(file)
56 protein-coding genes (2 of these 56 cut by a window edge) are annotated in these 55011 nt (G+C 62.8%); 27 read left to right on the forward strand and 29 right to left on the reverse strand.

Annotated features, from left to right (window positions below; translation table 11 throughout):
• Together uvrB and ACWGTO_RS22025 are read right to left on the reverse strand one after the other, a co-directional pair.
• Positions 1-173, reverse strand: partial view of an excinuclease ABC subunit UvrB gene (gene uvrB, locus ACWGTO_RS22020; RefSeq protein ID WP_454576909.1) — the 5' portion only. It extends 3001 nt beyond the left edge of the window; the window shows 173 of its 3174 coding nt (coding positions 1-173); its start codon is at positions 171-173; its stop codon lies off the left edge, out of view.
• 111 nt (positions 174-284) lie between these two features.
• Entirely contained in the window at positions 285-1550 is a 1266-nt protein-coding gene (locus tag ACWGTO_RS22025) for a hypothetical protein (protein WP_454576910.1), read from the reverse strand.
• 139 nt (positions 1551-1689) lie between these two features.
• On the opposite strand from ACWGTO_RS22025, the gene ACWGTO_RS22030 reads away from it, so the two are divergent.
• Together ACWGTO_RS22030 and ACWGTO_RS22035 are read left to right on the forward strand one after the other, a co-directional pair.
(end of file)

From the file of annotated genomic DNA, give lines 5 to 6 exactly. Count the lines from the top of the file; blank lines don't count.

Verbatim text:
• 111 nt (positions 174-284) lie between these two features.
• Entirely contained in the window at positions 285-1550 is a 1266-nt protein-coding gene (locus tag ACWGTO_RS22025) for a hypothetical protein (protein WP_454576910.1), read from the reverse strand.